As I’ve mentioned before multiple times, I’m a big fan of Dennis Prager, a conservative Jewish radio talk-show host. I don’t always agree with everything he says, but he certainly provides an interesting perspective on the Torah and the rest of the O.T. One interesting point he made from the book of Exodus recently was on the spiritual state of Israel once they got out of Egypt. They'd seen such incredible miracles and had been redeemed so magnificently by the hand of the Lord. And what was their mantra? “Oh, if only we’d stayed in Egypt! Things were so good there! We had plenty of meat in every pot, and didn’t have to eat this nasty Manna every day!” Oh, really?! And I guess you had less mouths to feed anyway, since an entire generation of infant boys was cast into the river and murdered! Have you forgotten how brutal the slavery was? How often you cried out to the Lord for deliverance? Prager’s point is that we tend to idealize the past and disparage the way the Lord's blessed us in the present. From there he uses that to teach us about ingratitude and how 1) How universal it is, and 2) How evil it is.
In fact, you could make a strong case that it lies at the heart of our first parents’ sin. God had plopped them into the middle of a bountiful garden and provided for their every need. How many trees were there in the Garden for them to eat from? I don’t know, but I do know how many trees were forbidden to them: One. And instead of focusing on what the Lord had given them, they fixated on the little which he had not given them.
And of course the pattern continues to today’s passage. Remember our little talk a few months ago about what lepers had to endure? Not just the physical symptoms. The utter and complete isolation from “normal” society. Permanently excluded from worship in the temple. Cut off from all your family and friends. Not able to touch another human being unless they’re unclean too.
It’s a common occurrence in the Gospels. Physically inflicted people cry out to Jesus, and in his compassion he heals them. On a side-note, they weren’t healed until they showed some faith by obeying what he said: Once they started walking to the priest, they were cleansed on the way. And out of the ten, one turns back to say “Thank you.” Thank you for saving me from a lifetime of pain and misery and isolation. Notice the wonder of Jesus that children of Israel showed less spiritual sensitivity than this “foreigner,” a frequent theme in Luke. Even in the midst of Christ’s earthly ministry to the Jews, his grace was reaching out to Gentiles as well.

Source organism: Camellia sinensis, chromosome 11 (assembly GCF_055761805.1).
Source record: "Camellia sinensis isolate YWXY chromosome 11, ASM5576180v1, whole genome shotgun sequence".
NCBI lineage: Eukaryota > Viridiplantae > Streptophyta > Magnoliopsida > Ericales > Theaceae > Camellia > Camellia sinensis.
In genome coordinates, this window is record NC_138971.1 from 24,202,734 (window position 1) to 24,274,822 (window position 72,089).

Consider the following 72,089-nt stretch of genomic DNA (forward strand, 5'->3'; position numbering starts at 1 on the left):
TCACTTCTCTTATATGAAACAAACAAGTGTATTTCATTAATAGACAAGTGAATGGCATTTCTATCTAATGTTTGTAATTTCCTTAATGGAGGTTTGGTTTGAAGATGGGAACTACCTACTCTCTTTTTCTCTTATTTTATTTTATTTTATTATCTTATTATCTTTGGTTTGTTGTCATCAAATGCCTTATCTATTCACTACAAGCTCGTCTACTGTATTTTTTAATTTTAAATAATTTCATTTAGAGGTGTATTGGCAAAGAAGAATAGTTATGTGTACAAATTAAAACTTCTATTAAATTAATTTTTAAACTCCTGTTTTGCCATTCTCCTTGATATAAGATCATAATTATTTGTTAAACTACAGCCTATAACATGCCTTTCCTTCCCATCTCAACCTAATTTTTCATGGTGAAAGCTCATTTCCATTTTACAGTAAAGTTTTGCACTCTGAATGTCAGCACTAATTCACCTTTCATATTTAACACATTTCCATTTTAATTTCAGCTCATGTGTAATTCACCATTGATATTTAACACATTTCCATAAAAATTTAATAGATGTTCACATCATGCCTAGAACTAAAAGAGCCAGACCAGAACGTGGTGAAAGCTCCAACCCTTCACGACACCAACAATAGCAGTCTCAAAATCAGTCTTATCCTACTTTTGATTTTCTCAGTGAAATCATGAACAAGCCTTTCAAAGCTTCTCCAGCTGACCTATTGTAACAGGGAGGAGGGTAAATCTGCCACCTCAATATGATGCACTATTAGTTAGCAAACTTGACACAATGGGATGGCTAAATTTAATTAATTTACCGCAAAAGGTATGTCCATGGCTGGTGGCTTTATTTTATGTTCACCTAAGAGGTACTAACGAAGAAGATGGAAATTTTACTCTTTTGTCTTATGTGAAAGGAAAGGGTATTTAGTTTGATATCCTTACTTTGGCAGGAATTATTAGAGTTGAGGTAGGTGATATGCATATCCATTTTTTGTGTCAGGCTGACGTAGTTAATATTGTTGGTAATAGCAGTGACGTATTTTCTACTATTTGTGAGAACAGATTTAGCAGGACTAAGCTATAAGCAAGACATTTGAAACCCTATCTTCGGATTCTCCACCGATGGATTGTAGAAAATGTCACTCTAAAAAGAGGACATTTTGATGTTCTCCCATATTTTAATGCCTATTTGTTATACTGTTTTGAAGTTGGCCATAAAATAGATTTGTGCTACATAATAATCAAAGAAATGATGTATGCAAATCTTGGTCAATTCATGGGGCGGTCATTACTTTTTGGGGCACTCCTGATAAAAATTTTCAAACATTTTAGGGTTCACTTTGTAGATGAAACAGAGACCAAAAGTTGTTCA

That’s the heart of ingratitude, isn’t it? The Lord has given us so much and has been so generous, on the physical plane and especially on the spiritual one. If you’re an American, I guarantee you that you’ve eaten better today than about 90% of the rest of the world. You probably live in a bigger and better house, and you’re undoubtedly a lot healthier too. Then we get to the spiritual blessings he’s poured into our laps until we can’t hold any more: chosen before the foundation of the world, bought by his blood, adopted into his family, given the Holy Spirit, declared to be the co-heir of Christ, protected by his seal of ownership, etc.
And when we stub our toe, we’re so mad at God we want to spit. When our favorite TV show doesn’t record properly on our DVR, we’re like children banging our spoons on our high chairs. When our boss yells at us or our spouse doesn’t appreciate us the way we like, we sulk. Notice I said “we,” and I meant it. I’m not pointing fingers, or if I am I’ve got them pointing at me as well. It’s something I struggle with just as much as anyone else.
Here’s a challenge for you, a “game” which I and my wife play when we’re tempted to whine and moan about our circumstances: “The Thankfulness Game.” We take turns going back and forth, and when your turn comes back, you have to name something for which you’re grateful. It really improves your attitude, trust me.
Father, I’m so sorry for the times I’m like the other nine. You’ve been so good to me and mine, and I want to reflect that. In the way I talk and in the way I act, I want to show the world how good you are.